Enoch also has two helmets he wants Ray to airbrush: one to be painted as the Reaper. The other as Darth Mal, from "Star Wars." The man goes for evil.

Most guys who come out here do. Maybe they'll do the bike candy-colored green, but there'll be a skull ghosted on the gas tank. Bike art is of the Frank Frazetta school, goth/fantasy/prehistoric women with heaving breasts and loincloths. The kind of thing you used to see on the side of vans if you're old enough to remember that kind of thing.

Another fine day for Rafaelle. Why not?

Man is 33 years old, his own boss. Shop has grown to employ two people full time and two part time. Two partners do the motor and chrome work. Entrepreneurial spirit. Family enterprise. His wife, Rochelle, works as an administrator at Washington Hospital Center. They've got a baby boy, Malakai. Ray is such a damn red-blooded American it makes you want to grab a flag and hit somebody.

Donny Harley, 41, is sanding down the bright blue skins of another Suzuki, peeling off the paint with a sander. The conversation around the shop turns to speed, and Harley tells the story about being a passenger in a car about 2 a.m. on the Baltimore-Washington Parkway. They were doing about 60 mph, he figures, when two bikes flew by, doing, what, 170 or better.

" ZZZnniiiooowww ! They were by us before you even saw them. So loud, it scared the guy driving so bad he goes, 'Hay-ya!' Lets go of the steering wheel, throws his hands up in front of his face."

Guffaws. The afternoon spins out; it's April, warming up, bikes back on the street at last. LaRay Proctor comes by, Rafaelle's brother. So does Daryl Rice, a man who has put more than $18,000 into a Kawasaki ZX-12. His day job is at Metro, a bus mechanic. He bought the bike used, had Rafaelle trick it out, and now he can't take it out on the street without guys asking him where he got it done.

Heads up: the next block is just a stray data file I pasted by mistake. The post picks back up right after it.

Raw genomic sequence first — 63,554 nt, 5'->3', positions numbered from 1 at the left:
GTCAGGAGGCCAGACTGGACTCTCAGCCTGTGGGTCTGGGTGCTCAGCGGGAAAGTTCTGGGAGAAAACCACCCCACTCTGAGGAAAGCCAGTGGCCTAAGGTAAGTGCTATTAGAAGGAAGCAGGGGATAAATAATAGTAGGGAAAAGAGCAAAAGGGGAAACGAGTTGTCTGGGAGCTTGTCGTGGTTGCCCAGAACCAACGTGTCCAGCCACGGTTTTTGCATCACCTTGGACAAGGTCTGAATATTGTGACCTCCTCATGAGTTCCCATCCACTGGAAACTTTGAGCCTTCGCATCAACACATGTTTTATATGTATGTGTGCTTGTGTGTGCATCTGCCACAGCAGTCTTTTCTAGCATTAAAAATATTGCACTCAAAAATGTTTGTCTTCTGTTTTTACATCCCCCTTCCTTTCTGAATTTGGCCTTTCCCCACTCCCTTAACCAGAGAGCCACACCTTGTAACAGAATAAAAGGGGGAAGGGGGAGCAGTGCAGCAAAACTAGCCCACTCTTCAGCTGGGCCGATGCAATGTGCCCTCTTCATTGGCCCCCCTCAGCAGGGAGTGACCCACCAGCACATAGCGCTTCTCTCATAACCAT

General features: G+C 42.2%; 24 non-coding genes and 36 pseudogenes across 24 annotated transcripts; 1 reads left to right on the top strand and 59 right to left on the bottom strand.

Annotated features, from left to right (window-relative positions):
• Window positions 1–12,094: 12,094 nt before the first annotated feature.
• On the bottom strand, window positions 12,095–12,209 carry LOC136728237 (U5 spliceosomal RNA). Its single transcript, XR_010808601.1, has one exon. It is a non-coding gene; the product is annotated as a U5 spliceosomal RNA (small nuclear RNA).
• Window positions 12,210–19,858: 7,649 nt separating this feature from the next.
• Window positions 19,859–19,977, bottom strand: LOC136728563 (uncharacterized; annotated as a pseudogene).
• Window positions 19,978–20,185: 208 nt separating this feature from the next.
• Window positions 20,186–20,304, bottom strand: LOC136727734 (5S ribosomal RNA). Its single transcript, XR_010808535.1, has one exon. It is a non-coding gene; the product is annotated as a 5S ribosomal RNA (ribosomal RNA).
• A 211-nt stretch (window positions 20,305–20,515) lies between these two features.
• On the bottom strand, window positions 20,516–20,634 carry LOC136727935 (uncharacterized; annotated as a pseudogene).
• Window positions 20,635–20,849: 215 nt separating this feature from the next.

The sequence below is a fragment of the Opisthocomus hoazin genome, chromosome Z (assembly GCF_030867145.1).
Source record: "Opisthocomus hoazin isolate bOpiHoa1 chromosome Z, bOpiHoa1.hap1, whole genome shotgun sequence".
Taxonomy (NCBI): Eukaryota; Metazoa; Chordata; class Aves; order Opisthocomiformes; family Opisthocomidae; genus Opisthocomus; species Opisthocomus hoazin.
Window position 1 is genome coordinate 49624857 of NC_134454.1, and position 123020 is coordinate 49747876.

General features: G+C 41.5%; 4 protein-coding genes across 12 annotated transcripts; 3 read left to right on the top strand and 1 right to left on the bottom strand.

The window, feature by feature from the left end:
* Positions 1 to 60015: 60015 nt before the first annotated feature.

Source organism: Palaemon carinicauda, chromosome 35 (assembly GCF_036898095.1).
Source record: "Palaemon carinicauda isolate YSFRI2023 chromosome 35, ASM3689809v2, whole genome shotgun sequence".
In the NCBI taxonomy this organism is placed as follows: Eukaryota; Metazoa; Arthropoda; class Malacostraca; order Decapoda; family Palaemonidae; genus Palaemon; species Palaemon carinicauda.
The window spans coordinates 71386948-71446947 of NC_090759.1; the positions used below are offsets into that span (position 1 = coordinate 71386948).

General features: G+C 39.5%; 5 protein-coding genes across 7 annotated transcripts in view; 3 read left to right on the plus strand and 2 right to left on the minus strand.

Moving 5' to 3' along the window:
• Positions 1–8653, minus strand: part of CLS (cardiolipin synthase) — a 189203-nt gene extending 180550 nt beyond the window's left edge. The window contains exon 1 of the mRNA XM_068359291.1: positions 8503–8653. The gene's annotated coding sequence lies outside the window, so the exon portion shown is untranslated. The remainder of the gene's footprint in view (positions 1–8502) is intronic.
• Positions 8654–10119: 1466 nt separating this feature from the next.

It's that sort of word of mouth that's making this business work.

"We reference a couple hundred people per year over to Rafaelle," says Bill Gash, general manager of Clinton Cycles, a shop a mile or two away. "They're looking for stock stuff to be painted, or their helmets, or a complete custom job. He always does a great job. People know his work."

Rafaelle perches on a stool at the front of the shop. The spring sunlight falls across one shoulder, leaving him half in dark, half in light. He's airbrushing a skull with a rose clenched between its teeth on the gas tank of a Honda Shadow. The tank will be candy brandywine, which is, it turns out, the hot color this season.

This is what real-life dreams look like on a Thursday afternoon, and the view from here is pretty damn good.